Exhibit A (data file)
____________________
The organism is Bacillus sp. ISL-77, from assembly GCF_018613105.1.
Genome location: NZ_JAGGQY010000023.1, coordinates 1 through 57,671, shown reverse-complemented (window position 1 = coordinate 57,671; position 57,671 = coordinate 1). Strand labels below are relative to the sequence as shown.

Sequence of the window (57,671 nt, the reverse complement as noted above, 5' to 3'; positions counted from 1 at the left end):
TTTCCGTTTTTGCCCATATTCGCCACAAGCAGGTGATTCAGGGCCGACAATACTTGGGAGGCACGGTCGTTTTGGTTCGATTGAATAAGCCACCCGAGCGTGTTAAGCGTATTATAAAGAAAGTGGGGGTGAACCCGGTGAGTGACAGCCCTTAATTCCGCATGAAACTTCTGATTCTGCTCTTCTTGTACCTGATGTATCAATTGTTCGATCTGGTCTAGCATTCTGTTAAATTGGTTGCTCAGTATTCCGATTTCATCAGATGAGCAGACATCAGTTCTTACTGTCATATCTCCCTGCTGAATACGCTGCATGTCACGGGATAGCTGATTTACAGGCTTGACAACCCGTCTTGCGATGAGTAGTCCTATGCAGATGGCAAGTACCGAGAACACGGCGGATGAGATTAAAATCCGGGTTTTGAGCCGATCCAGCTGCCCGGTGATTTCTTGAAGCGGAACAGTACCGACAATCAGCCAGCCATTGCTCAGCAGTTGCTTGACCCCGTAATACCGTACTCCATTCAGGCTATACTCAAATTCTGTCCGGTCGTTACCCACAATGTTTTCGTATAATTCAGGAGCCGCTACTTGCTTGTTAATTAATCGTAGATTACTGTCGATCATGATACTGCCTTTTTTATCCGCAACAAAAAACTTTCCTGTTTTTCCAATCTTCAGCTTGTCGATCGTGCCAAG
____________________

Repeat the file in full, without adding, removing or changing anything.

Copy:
The organism is Bacillus sp. ISL-77, from assembly GCF_018613105.1.
Genome location: NZ_JAGGQY010000023.1, coordinates 1 through 57,671, shown reverse-complemented (window position 1 = coordinate 57,671; position 57,671 = coordinate 1). Strand labels below are relative to the sequence as shown.

Sequence of the window (57,671 nt, the reverse complement as noted above, 5' to 3'; positions counted from 1 at the left end):
TTTCCGTTTTTGCCCATATTCGCCACAAGCAGGTGATTCAGGGCCGACAATACTTGGGAGGCACGGTCGTTTTGGTTCGATTGAATAAGCCACCCGAGCGTGTTAAGCGTATTATAAAGAAAGTGGGGGTGAACCCGGTGAGTGACAGCCCTTAATTCCGCATGAAACTTCTGATTCTGCTCTTCTTGTACCTGATGTATCAATTGTTCGATCTGGTCTAGCATTCTGTTAAATTGGTTGCTCAGTATTCCGATTTCATCAGATGAGCAGACATCAGTTCTTACTGTCATATCTCCCTGCTGAATACGCTGCATGTCACGGGATAGCTGATTTACAGGCTTGACAACCCGTCTTGCGATGAGTAGTCCTATGCAGATGGCAAGTACCGAGAACACGGCGGATGAGATTAAAATCCGGGTTTTGAGCCGATCCAGCTGCCCGGTGATTTCTTGAAGCGGAACAGTACCGACAATCAGCCAGCCATTGCTCAGCAGTTGCTTGACCCCGTAATACCGTACTCCATTCAGGCTATACTCAAATTCTGTCCGGTCGTTACCCACAATGTTTTCGTATAATTCAGGAGCCGCTACTTGCTTGTTAATTAATCGTAGATTACTGTCGATCATGATACTGCCTTTTTTATCCGCAACAAAAAACTTTCCTGTTTTTCCAATCTTCAGCTTGTCGATCGTGCCAAG